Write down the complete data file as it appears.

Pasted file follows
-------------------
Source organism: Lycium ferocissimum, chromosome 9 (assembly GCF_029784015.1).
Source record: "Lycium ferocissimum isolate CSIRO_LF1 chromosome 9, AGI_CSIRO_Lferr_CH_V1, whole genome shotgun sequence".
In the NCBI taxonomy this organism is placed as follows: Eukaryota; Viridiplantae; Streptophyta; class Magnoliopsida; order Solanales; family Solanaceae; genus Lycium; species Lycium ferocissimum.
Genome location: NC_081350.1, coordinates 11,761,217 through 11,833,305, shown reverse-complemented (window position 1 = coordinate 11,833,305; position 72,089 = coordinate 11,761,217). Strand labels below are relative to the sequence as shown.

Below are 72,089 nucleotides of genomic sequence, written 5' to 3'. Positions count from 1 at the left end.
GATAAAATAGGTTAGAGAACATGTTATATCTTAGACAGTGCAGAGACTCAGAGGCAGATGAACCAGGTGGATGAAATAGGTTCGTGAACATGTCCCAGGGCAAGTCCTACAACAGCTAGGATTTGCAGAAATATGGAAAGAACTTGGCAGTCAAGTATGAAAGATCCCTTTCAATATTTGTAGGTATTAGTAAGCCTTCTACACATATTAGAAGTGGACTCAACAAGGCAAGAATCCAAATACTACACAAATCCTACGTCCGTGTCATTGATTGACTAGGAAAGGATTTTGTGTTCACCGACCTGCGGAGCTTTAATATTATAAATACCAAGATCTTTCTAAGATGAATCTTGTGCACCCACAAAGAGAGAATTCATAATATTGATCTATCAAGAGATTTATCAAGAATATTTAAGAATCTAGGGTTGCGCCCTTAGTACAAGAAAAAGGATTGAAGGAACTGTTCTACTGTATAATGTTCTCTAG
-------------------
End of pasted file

Source organism: Lycium ferocissimum, chromosome 9 (assembly GCF_029784015.1).
Source record: "Lycium ferocissimum isolate CSIRO_LF1 chromosome 9, AGI_CSIRO_Lferr_CH_V1, whole genome shotgun sequence".
In the NCBI taxonomy this organism is placed as follows: Eukaryota; Viridiplantae; Streptophyta; class Magnoliopsida; order Solanales; family Solanaceae; genus Lycium; species Lycium ferocissimum.
Genome location: NC_081350.1, coordinates 11,761,217 through 11,833,305, shown reverse-complemented (window position 1 = coordinate 11,833,305; position 72,089 = coordinate 11,761,217). Strand labels below are relative to the sequence as shown.

Below are 72,089 nucleotides of genomic sequence, written 5' to 3'. Positions count from 1 at the left end.
GATAAAATAGGTTAGAGAACATGTTATATCTTAGACAGTGCAGAGACTCAGAGGCAGATGAACCAGGTGGATGAAATAGGTTCGTGAACATGTCCCAGGGCAAGTCCTACAACAGCTAGGATTTGCAGAAATATGGAAAGAACTTGGCAGTCAAGTATGAAAGATCCCTTTCAATATTTGTAGGTATTAGTAAGCCTTCTACACATATTAGAAGTGGACTCAACAAGGCAAGAATCCAAATACTACACAAATCCTACGTCCGTGTCATTGATTGACTAGGAAAGGATTTTGTGTTCACCGACCTGCGGAGCTTTAATATTATAAATACCAAGATCTTTCTAAGATGAATCTTGTGCACCCACAAAGAGAGAATTCATAATATTGATCTATCAAGAGATTTATCAAGAATATTTAAGAATCTAGGGTTGCGCCCTTAGTACAAGAAAAAGGATTGAAGGAACTGTTCTACTGTATAATGTTCTCTAG